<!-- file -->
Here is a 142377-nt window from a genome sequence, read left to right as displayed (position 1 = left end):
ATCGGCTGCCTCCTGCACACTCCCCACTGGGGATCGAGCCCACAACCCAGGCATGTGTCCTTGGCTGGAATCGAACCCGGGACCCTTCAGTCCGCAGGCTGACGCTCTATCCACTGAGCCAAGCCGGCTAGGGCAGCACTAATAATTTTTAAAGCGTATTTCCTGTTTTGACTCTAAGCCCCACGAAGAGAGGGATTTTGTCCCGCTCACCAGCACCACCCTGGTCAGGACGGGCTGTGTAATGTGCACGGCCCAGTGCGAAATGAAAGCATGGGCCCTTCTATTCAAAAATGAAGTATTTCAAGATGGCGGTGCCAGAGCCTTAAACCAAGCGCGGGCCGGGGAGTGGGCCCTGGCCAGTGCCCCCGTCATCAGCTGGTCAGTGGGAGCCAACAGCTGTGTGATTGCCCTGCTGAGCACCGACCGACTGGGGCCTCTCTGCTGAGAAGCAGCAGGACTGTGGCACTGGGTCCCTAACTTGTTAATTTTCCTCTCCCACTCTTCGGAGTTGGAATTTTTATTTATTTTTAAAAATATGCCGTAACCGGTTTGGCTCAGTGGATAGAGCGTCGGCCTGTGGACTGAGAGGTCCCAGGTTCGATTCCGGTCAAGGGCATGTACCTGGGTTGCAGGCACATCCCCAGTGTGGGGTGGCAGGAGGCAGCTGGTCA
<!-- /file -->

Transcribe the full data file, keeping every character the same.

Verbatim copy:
Here is a 142377-nt window from a genome sequence, read left to right as displayed (position 1 = left end):
ATCGGCTGCCTCCTGCACACTCCCCACTGGGGATCGAGCCCACAACCCAGGCATGTGTCCTTGGCTGGAATCGAACCCGGGACCCTTCAGTCCGCAGGCTGACGCTCTATCCACTGAGCCAAGCCGGCTAGGGCAGCACTAATAATTTTTAAAGCGTATTTCCTGTTTTGACTCTAAGCCCCACGAAGAGAGGGATTTTGTCCCGCTCACCAGCACCACCCTGGTCAGGACGGGCTGTGTAATGTGCACGGCCCAGTGCGAAATGAAAGCATGGGCCCTTCTATTCAAAAATGAAGTATTTCAAGATGGCGGTGCCAGAGCCTTAAACCAAGCGCGGGCCGGGGAGTGGGCCCTGGCCAGTGCCCCCGTCATCAGCTGGTCAGTGGGAGCCAACAGCTGTGTGATTGCCCTGCTGAGCACCGACCGACTGGGGCCTCTCTGCTGAGAAGCAGCAGGACTGTGGCACTGGGTCCCTAACTTGTTAATTTTCCTCTCCCACTCTTCGGAGTTGGAATTTTTATTTATTTTTAAAAATATGCCGTAACCGGTTTGGCTCAGTGGATAGAGCGTCGGCCTGTGGACTGAGAGGTCCCAGGTTCGATTCCGGTCAAGGGCATGTACCTGGGTTGCAGGCACATCCCCAGTGTGGGGTGGCAGGAGGCAGCTGGTCA